Ars longa, vita brevis

From Wikipedia, the free encyclopedia
Mural at the Old Town Hall (Göttingen) [de] in Germany.

Ars longa, vita brevis is a Latin translation of an aphorism coming originally from Greek. It roughly translates to "skillfulness takes time and life is short".

The aphorism quotes the first two lines of the Aphorisms by the ancient Greek physician Hippocrates: "Ὁ βίος βραχύς, ἡ δὲ τέχνη μακρή". The familiar Latin translation ars longa, vita brevis reverses the order of the original lines, but can express the same principle.


The original text, a standard Latin translation, and an English translation from the Greek follow.

Greek:[1] Romanized
Ὁ βίος βραχύς,
ἡ δὲ τέχνη μακρή,
ὁ δὲ καιρὸς ὀξύς,
ἡ δὲ πεῖρα σφαλερή,
ἡ δὲ κρίσις χαλεπή.
Ho bíos brakhús,
hē dè tékhnē makrḗ,
ho dè kairòs oxús,
hē dè peîra sphalerḗ,
hē dè krísis khalepḗ.
Latin: English:[2]
Vīta brevis,
ars longa,
occāsiō praeceps,
experīmentum perīculōsum,
iūdicium difficile.
Life is short,
and craft long,
opportunity fleeting,
experimentations perilous,
and judgment difficult.


Despite the common usage of the Latin version, Ars longa, vita brevis, the usage caveat is about the Greek original that contains the word tékhnē (technique and craft) that is translated as the Latin ars (art) as in the usage The Art of War. The authorship of the aphorism is ascribed to the physician Hippocrates, as the preface of his medical text: “The physician must not only be prepared to do what is right himself, but also to make the patient, the attendants, and externals cooperate”.[3][4][failed verification]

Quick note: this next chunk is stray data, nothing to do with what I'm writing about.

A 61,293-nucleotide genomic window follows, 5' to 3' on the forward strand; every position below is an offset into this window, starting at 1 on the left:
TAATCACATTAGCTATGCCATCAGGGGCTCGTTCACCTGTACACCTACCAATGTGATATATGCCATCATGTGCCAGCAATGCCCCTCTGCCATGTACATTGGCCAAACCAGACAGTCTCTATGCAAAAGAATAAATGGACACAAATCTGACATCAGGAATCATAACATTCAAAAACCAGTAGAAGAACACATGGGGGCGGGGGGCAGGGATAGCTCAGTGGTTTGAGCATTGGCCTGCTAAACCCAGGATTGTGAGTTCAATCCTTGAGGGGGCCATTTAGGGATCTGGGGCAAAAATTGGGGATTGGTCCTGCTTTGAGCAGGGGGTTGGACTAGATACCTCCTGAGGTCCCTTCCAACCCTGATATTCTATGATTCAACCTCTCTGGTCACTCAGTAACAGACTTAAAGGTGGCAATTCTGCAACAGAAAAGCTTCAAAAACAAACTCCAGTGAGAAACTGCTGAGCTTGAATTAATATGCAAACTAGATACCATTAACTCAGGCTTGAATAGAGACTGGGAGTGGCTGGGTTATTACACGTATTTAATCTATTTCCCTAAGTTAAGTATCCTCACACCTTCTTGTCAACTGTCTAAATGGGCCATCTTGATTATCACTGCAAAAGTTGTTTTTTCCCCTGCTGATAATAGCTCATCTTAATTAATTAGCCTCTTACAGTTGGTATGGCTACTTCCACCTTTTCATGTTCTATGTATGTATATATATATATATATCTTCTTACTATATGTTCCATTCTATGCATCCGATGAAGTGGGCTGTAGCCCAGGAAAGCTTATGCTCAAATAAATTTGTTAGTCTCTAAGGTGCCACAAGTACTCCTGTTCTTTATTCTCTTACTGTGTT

Similar sayings[edit]

The late-medieval author Chaucer (c. 1343–1400) observed "The lyf so short, the craft so long to lerne" ("The life so short, the craft so long to learn", the first line of the Parlement of Foules).[5] The first-century CE rabbi Tarfon is quoted as saying "The day is short, the labor vast, the workers are lazy, the reward great, the Master urgent." (Avot 2:15) A light-hearted version in England, thought to have originated in Shropshire, is the pun "Bars longa, vita brevis" i.e. so many bars (or pubs) to visit, in so short a life.

See also[edit]


  1. ^ Hippocrates. "Aphorismi". In Emile Littré (ed.). Oeuvres complètes d'Hippocrate. Hakkert.
  2. ^ Hippocrates. "Aphorismi". In Francis Adams (ed.). The Genuine Works of Hippocrates.
  3. ^ Gary Martin. "Ars longa, vita brevis". The Phrase Finder.
  4. ^ "Ars longa, vita brevis definition". Merriam-Webster.
  5. ^ Chaucer, Geoffrey (1380s). The Parliament of Fowles  – via Wikisource.

External links[edit]